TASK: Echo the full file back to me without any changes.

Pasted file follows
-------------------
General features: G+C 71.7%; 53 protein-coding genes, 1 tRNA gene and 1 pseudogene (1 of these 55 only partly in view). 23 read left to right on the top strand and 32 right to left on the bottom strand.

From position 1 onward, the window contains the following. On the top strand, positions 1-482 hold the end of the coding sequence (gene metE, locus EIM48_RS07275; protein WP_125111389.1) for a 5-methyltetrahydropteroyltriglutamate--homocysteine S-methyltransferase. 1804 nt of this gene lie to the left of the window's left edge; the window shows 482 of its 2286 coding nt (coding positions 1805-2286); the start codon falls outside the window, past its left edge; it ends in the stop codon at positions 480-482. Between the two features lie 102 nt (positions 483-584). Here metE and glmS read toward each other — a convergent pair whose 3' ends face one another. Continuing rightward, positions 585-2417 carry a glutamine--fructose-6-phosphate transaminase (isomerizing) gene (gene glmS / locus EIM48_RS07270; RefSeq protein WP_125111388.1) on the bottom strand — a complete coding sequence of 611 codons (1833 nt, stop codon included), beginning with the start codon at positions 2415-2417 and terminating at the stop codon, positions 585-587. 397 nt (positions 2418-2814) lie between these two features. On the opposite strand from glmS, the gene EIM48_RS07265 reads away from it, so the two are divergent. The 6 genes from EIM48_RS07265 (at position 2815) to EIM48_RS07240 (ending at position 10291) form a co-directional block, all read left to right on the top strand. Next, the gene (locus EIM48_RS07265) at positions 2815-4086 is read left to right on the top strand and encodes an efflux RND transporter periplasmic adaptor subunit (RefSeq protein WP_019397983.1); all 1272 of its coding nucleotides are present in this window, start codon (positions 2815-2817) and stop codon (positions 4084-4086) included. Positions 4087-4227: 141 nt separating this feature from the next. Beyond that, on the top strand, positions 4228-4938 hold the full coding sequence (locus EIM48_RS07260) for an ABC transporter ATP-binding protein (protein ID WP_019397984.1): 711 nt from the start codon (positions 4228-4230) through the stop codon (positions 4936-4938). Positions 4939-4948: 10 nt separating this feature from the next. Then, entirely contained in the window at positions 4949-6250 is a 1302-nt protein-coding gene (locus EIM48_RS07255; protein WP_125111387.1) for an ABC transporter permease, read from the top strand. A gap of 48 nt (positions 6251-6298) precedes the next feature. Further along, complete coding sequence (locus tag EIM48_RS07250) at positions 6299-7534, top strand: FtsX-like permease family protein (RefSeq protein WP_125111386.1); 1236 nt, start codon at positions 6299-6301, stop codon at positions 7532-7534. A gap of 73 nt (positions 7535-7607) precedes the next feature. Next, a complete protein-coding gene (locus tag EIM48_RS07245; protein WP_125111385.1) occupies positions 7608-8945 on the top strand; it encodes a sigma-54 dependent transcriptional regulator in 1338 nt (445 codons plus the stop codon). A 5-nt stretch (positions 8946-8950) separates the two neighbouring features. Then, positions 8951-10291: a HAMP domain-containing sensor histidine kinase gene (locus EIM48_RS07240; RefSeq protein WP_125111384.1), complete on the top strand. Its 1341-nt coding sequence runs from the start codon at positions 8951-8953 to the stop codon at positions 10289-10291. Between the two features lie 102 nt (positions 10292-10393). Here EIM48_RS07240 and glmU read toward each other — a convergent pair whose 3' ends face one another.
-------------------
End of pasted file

General features: G+C 71.7%; 53 protein-coding genes, 1 tRNA gene and 1 pseudogene (1 of these 55 only partly in view). 23 read left to right on the top strand and 32 right to left on the bottom strand.

From position 1 onward, the window contains the following. On the top strand, positions 1-482 hold the end of the coding sequence (gene metE, locus EIM48_RS07275; protein WP_125111389.1) for a 5-methyltetrahydropteroyltriglutamate--homocysteine S-methyltransferase. 1804 nt of this gene lie to the left of the window's left edge; the window shows 482 of its 2286 coding nt (coding positions 1805-2286); the start codon falls outside the window, past its left edge; it ends in the stop codon at positions 480-482. Between the two features lie 102 nt (positions 483-584). Here metE and glmS read toward each other — a convergent pair whose 3' ends face one another. Continuing rightward, positions 585-2417 carry a glutamine--fructose-6-phosphate transaminase (isomerizing) gene (gene glmS / locus EIM48_RS07270; RefSeq protein WP_125111388.1) on the bottom strand — a complete coding sequence of 611 codons (1833 nt, stop codon included), beginning with the start codon at positions 2415-2417 and terminating at the stop codon, positions 585-587. 397 nt (positions 2418-2814) lie between these two features. On the opposite strand from glmS, the gene EIM48_RS07265 reads away from it, so the two are divergent. The 6 genes from EIM48_RS07265 (at position 2815) to EIM48_RS07240 (ending at position 10291) form a co-directional block, all read left to right on the top strand. Next, the gene (locus EIM48_RS07265) at positions 2815-4086 is read left to right on the top strand and encodes an efflux RND transporter periplasmic adaptor subunit (RefSeq protein WP_019397983.1); all 1272 of its coding nucleotides are present in this window, start codon (positions 2815-2817) and stop codon (positions 4084-4086) included. Positions 4087-4227: 141 nt separating this feature from the next. Beyond that, on the top strand, positions 4228-4938 hold the full coding sequence (locus EIM48_RS07260) for an ABC transporter ATP-binding protein (protein ID WP_019397984.1): 711 nt from the start codon (positions 4228-4230) through the stop codon (positions 4936-4938). Positions 4939-4948: 10 nt separating this feature from the next. Then, entirely contained in the window at positions 4949-6250 is a 1302-nt protein-coding gene (locus EIM48_RS07255; protein WP_125111387.1) for an ABC transporter permease, read from the top strand. A gap of 48 nt (positions 6251-6298) precedes the next feature. Further along, complete coding sequence (locus tag EIM48_RS07250) at positions 6299-7534, top strand: FtsX-like permease family protein (RefSeq protein WP_125111386.1); 1236 nt, start codon at positions 6299-6301, stop codon at positions 7532-7534. A gap of 73 nt (positions 7535-7607) precedes the next feature. Next, a complete protein-coding gene (locus tag EIM48_RS07245; protein WP_125111385.1) occupies positions 7608-8945 on the top strand; it encodes a sigma-54 dependent transcriptional regulator in 1338 nt (445 codons plus the stop codon). A 5-nt stretch (positions 8946-8950) separates the two neighbouring features. Then, positions 8951-10291: a HAMP domain-containing sensor histidine kinase gene (locus EIM48_RS07240; RefSeq protein WP_125111384.1), complete on the top strand. Its 1341-nt coding sequence runs from the start codon at positions 8951-8953 to the stop codon at positions 10289-10291. Between the two features lie 102 nt (positions 10292-10393). Here EIM48_RS07240 and glmU read toward each other — a convergent pair whose 3' ends face one another.